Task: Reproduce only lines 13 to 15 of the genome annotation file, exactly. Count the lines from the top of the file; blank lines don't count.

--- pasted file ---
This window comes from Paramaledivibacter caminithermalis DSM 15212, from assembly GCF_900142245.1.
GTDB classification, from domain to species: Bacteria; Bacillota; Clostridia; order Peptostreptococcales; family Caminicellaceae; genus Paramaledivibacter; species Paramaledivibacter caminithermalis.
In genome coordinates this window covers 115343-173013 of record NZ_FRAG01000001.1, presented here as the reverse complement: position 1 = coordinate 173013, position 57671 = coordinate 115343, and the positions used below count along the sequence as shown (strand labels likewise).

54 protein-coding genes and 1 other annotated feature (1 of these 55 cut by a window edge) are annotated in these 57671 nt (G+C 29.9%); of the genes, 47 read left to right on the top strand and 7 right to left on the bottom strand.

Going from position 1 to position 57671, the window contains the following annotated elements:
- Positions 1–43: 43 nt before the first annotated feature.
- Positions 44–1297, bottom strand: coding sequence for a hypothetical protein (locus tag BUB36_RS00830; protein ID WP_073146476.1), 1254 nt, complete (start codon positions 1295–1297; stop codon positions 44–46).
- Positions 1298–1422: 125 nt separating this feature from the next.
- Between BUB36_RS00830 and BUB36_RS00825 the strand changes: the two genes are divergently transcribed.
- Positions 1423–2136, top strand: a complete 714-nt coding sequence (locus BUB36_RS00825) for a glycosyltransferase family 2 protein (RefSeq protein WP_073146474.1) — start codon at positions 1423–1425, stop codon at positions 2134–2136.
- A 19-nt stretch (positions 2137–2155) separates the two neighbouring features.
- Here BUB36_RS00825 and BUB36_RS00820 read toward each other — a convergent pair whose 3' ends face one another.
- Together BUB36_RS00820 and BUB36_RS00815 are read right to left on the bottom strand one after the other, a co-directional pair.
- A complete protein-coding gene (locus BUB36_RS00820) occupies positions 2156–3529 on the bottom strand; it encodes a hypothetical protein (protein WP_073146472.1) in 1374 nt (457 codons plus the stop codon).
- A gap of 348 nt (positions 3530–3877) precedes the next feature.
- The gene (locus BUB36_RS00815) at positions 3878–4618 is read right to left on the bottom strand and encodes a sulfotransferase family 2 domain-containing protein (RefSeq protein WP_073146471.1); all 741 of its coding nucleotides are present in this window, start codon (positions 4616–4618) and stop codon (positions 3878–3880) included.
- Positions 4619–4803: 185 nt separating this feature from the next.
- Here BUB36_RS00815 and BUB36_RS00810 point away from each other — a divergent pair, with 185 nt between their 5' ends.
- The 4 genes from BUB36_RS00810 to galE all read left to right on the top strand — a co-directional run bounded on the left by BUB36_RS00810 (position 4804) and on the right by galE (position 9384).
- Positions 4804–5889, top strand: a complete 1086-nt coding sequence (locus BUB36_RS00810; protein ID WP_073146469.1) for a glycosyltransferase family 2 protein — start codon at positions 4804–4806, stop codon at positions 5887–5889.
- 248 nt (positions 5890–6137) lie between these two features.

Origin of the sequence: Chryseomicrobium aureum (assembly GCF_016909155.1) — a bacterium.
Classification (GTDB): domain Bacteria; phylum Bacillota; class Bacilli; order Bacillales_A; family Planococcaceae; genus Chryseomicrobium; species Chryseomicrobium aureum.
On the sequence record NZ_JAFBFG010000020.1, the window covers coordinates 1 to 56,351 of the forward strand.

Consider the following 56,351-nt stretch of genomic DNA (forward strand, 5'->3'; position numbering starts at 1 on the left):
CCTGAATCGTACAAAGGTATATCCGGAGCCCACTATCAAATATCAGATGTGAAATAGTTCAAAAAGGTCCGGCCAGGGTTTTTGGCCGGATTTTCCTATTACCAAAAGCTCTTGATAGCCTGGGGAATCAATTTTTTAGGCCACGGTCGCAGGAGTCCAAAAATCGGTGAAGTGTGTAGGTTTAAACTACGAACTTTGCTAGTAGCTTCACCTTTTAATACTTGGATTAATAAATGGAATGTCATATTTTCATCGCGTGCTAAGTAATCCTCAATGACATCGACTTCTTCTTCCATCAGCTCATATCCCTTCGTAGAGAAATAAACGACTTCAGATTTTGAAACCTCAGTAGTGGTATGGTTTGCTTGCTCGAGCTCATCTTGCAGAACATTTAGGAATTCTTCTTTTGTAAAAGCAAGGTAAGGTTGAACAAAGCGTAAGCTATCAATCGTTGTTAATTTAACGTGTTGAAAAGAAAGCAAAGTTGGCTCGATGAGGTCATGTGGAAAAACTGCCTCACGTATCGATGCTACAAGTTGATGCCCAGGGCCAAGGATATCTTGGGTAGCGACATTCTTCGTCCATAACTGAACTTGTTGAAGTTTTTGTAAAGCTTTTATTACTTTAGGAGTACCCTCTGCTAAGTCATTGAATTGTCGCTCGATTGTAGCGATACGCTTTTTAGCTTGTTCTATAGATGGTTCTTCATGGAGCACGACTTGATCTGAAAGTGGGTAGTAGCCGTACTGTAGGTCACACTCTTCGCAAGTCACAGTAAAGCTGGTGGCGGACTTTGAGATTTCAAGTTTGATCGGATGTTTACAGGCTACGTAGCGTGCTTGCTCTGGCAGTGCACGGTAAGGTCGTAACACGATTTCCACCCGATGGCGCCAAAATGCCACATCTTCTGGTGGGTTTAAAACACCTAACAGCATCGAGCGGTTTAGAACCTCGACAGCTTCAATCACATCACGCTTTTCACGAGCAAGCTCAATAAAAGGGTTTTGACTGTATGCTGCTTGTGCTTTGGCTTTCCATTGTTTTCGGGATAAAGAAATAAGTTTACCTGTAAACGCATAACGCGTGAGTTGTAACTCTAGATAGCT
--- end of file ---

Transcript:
- Together BUB36_RS00820 and BUB36_RS00815 are read right to left on the bottom strand one after the other, a co-directional pair.
- A complete protein-coding gene (locus BUB36_RS00820) occupies positions 2156–3529 on the bottom strand; it encodes a hypothetical protein (protein WP_073146472.1) in 1374 nt (457 codons plus the stop codon).
- A gap of 348 nt (positions 3530–3877) precedes the next feature.